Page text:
Esther Horvath
Esther Horvath
Esther Horvath
Esther Horvath

Women of Arctic Science is an ongoing portrait series of female expedition participants photographed in Ny-Ålesund, Svalbard. It is a dedication and tribute to women who play an important role in Arctic research.

Ny-Ålesund, a small town in Svalbard, Norway, is the northernmost community of the world—with research stations from 10 countries and multiple science groups working to better understand the changing polar regions.

Historically, Svalbard is known for its mining, hunting, and trapping, as well as its early polar exploration—a task that was completely dominated by men. Today, women play a very important role in climate science, though they often go unseen behind the scientific data. I have followed 13 polar research expeditions and documented the work of female participants.

During my last expedition at Ny-Ålesund, Svalbard in March 2021, I started to work on this new visual idea, Women of Arctic Science, to highlight the important work and role of female scientists and expedition participants in Arctic science. My goal with this series is to inspire young girls and women—to show that they can achieve anything if they want it and work for it.

Each woman in the Women of Arctic Science series is portrayed during the evening with her research or professional tools, in a place where she is connected to her work and fulfilling her passion. The photos are accompanied by quotes and information about their scientific work, findings, or dreams.

They all have one thing in common: a care, concern, and love for this fragile environment.

Artist Bios

  • Esther Horvath

    Esther Horvath

    Esther Horvath is a photographer for the Alfred Wegener Institute in Germany, fellow of International League of Conservation Photographers (iLCP), a member of the Photo Society, and a member of the Explorers Club. She received the first place prize in the environmental category of the World Press Photo Award in 2020.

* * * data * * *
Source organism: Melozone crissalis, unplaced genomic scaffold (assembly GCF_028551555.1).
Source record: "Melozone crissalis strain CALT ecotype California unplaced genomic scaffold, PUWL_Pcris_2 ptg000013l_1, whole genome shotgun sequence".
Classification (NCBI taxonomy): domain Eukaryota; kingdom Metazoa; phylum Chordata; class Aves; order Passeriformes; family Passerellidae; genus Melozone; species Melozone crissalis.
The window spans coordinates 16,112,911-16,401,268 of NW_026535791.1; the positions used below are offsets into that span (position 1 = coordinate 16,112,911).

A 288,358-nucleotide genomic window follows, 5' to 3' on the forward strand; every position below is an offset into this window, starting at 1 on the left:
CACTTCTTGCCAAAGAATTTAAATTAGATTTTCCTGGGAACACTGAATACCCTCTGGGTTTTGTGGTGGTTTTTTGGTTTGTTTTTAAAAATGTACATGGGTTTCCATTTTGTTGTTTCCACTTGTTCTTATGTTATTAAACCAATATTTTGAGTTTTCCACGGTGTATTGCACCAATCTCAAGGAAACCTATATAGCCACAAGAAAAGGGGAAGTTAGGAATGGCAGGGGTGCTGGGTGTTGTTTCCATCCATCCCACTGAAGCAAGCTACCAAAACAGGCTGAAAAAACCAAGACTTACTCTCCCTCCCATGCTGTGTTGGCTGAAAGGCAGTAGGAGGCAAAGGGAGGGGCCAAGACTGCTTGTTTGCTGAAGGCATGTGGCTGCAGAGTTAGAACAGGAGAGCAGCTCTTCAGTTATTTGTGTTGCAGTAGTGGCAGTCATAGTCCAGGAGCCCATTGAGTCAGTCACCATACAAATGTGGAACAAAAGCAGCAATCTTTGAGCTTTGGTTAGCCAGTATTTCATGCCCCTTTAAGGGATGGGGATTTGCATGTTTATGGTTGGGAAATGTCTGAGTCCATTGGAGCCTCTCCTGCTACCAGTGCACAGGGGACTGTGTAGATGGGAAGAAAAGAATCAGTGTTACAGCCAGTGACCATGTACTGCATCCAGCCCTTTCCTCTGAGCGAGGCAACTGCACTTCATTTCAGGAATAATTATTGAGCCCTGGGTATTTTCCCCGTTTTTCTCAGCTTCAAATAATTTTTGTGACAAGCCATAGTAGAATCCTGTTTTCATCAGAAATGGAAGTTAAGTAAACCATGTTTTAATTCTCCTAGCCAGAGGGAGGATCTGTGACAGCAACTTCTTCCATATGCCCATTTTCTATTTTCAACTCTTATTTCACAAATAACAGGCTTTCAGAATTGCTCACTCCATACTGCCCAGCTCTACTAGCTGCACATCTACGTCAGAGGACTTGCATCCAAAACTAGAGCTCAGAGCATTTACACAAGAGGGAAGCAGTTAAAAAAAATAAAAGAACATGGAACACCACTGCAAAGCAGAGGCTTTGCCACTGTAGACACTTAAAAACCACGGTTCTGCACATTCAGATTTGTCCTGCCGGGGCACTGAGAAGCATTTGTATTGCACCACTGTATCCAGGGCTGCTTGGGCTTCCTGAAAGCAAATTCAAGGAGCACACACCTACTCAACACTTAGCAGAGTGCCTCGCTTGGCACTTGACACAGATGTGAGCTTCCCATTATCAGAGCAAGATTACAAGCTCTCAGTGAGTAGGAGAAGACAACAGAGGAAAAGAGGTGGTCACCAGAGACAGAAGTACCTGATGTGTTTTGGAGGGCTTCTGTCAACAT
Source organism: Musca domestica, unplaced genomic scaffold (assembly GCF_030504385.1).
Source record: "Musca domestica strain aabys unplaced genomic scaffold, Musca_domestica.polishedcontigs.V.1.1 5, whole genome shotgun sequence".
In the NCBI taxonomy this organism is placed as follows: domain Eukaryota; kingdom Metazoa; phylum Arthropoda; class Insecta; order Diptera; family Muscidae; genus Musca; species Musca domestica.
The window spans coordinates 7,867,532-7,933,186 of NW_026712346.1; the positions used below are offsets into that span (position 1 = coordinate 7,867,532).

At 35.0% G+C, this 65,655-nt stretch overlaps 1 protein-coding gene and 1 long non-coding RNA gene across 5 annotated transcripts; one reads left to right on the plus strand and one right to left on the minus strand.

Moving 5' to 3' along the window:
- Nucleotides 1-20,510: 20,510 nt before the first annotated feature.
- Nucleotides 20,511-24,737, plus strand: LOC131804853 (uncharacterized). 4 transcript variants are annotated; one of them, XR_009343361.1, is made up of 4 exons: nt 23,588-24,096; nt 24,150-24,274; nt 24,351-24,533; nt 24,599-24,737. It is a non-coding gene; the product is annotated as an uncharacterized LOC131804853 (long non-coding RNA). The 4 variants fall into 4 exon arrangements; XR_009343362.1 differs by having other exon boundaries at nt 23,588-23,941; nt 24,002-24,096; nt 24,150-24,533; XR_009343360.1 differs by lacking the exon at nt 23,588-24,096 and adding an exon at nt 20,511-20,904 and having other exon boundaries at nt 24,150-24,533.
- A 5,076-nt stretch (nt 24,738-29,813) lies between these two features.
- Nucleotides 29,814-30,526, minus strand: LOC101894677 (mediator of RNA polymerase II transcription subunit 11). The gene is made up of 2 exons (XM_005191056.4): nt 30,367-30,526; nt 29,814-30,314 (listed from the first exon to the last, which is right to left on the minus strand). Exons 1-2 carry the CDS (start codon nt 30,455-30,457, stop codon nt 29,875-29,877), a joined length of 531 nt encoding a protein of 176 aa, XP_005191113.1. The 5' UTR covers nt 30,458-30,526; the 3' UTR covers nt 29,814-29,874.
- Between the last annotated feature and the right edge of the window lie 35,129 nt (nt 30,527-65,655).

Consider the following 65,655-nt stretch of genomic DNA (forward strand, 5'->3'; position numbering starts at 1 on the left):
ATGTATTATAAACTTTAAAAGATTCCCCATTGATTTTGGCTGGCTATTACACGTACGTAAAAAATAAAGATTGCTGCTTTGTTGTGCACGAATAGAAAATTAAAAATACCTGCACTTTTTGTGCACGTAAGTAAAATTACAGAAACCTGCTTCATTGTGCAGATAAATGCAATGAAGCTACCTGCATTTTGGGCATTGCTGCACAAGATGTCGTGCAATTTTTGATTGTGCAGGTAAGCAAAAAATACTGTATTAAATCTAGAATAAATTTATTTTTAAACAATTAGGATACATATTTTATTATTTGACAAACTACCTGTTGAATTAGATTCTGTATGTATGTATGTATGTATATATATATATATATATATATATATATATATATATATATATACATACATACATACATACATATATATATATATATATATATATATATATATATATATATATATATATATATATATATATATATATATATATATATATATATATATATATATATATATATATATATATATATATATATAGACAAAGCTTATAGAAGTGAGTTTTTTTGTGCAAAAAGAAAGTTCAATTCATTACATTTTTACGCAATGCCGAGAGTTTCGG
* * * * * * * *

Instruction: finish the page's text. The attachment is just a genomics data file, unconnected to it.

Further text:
Horvath was born in Hungary and received her master’s in economics from West Hungarian University. In 2012, she followed her passion for photography by moving to New York City and attending the International Center of Photography—where she graduated with a focus in documentary photography and photojournalism. After living in New York for six years, she moved to Bremen, Germany in 2018.

    Since 2015, Horvath has dedicated her photography to the polar regions, especially the Arctic Ocean—documenting scientific expeditions and behind-the-scenes stories of scientific research. She follows the work of multiple research groups working to better understand the changing polar regions.

    By documenting the work and life of scientists who deliver important data, Horvath hopes to make a difference in how people understand what is actually occurring with our climate. In collaboration with scientists, she hopes to raise public awareness regarding these fragile environments.

    Her main long-term photo documentary project which she began in 2016, IceBird of Alfred Wegener Institute, follows scientific expeditions researching the changes of the Arctic Ocean’s sea ice. From 2019 to 2020, Horvath documented the MOSAiC expedition, the largest ever of the Arctic Ocean. Her documentation of the expedition has been published by Prestel Verlag as Expedition Arctic (German edition) and Into the Arctic Ice (English edition). In 2020, she began her new project, Women of Arctic Science. Photoville is the first festival to exhibit this work.

    Horvath’s work has also been featured in National Geographic, the New York TimesAudubon Magazine, GEO, Stern, and TIME, among others.


  • Photoville


    Founded in 2011 in Brooklyn, NY, Photoville was built on the principles of addressing cultural equity and inclusion, which we are always striving for, by ensuring that the artists we exhibit are diverse in gender, class, and race.

    In pursuit of its mission, Photoville produces an annual, city-wide open air photography festival in New York City, a wide range of free educational community initiatives, and a nationwide program of public art exhibitions.

    By activating public spaces, amplifying visual storytellers, and creating unique and highly innovative exhibition and programming environments, we join the cause of nurturing a new lens of representation.

    Through creative partnerships with festivals, city agencies, and other nonprofit organizations, Photoville offers visual storytellers, educators, and students financial support, mentorship, and promotional & production resources, on a range of exhibition opportunities.

    For more information about Photoville visit,

Women Of Arctic Science

 archive : 2021

Featuring: Esther Horvath

Curated by: Esther Horvath

Presented by: Photoville
  • Photoville


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